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Willow Tit

Willow Tit, Identification, Habitat & Food

By

20th August 2013

Identification
Length: 11cm.

The Willow Tit is distinguished from the Marsh Tit by its duller and spotted black, rather than glossy jet black crown. It also has pale areas on the wing, formed by the light coloured margins of its secondaries. Its flanks are a deeper brownish colour than the Marsh Tit’s and its black bib is larger. However, the most reliable way to distinguish between the Willow Tit and the Marsh Tit is by voice.

Call
Their typical call note is a grating and harsh ‘tsshey’ or ‘aeg’. It has two distinct songs, a ‘piu-piu’, which resembles the Wood Warbler’s and an intermittent liquid song like the Garden Warbler.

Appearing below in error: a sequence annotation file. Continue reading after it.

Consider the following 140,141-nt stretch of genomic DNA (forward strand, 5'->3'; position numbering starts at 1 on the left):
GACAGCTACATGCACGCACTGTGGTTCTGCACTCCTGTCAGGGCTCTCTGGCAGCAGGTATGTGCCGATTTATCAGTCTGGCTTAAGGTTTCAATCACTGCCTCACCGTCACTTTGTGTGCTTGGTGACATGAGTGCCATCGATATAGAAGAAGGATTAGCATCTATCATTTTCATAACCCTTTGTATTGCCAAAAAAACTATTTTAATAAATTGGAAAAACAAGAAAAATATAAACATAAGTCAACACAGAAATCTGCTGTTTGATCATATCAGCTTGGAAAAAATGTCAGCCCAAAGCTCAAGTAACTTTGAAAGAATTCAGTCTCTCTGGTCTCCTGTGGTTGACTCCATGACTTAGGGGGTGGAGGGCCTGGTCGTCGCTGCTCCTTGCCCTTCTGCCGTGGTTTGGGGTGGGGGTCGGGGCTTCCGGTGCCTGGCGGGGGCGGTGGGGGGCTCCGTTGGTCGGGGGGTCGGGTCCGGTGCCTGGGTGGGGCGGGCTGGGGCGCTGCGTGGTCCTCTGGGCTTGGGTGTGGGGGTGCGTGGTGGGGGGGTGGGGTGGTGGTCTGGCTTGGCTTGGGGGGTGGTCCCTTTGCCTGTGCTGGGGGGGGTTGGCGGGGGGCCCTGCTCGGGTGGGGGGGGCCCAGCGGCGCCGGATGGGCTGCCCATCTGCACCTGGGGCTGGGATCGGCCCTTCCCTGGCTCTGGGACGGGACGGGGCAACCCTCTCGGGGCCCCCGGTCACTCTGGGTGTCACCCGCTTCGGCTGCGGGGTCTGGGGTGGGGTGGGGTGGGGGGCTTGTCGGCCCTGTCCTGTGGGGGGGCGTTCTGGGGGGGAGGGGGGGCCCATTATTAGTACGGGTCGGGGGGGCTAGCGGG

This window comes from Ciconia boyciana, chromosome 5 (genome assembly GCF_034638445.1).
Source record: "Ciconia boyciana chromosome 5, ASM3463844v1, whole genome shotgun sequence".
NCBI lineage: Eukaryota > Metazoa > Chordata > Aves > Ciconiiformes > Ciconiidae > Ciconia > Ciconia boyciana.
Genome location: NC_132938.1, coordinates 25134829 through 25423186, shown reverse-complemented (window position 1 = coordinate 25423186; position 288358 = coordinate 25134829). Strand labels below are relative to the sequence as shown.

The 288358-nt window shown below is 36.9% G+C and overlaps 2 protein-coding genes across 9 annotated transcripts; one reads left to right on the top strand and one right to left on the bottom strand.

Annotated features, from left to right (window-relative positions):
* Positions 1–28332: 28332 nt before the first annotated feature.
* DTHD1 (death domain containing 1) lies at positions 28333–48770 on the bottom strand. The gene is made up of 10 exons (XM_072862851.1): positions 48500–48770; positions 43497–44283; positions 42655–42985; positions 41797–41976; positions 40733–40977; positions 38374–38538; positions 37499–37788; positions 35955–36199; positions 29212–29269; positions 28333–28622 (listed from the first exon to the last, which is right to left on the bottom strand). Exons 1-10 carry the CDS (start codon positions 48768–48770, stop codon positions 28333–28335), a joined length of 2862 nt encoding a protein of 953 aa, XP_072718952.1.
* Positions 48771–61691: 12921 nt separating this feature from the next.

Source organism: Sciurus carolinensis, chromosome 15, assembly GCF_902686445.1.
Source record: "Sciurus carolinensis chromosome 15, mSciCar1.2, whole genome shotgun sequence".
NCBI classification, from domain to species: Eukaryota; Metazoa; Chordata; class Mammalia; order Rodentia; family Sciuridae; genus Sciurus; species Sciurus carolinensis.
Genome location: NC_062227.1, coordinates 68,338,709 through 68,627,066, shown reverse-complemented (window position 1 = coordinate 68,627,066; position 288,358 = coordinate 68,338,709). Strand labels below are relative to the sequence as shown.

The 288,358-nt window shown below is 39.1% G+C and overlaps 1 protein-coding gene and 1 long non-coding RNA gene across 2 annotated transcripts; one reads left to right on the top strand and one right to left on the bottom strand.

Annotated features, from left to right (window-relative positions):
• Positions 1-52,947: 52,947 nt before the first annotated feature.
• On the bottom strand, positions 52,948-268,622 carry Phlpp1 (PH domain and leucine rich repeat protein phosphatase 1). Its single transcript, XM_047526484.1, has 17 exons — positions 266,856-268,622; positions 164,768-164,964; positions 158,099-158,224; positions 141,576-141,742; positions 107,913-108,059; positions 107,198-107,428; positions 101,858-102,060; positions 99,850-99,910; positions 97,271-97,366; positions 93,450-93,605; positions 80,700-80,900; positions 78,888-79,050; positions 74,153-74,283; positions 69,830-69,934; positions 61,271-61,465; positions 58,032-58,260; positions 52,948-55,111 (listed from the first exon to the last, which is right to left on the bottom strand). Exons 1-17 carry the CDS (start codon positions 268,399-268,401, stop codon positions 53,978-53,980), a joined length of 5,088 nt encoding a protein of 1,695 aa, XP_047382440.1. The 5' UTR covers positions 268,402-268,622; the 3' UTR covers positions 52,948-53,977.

Reproduction
Breeding starts from mid-April. They nest in a dead tree or stump, where the wood is soft enough to allow the bird to excavate its own cavity. However, it occasionally nests in a natural cavity or Woodpecker hole. The female digs the cavity and lines it with hair and a few feathers.
Six to nine eggs are laid. They are smooth and glossy white, with variable amounts of reddish markings, which may be concentrated at the larger end. The female alone incubates the eggs for thirteen to fifteen days. Both parents tend the young.

Habitat
Lives in deciduous and coniferous woodland and scrub. Also likes marshy areas with shrub vegetation.

Natural Food

Eats insects, larvae and seeds.

Where to Feed
Feeders – Ideally above 1m in height
Table – Open topped or covered
Ground – Not suitable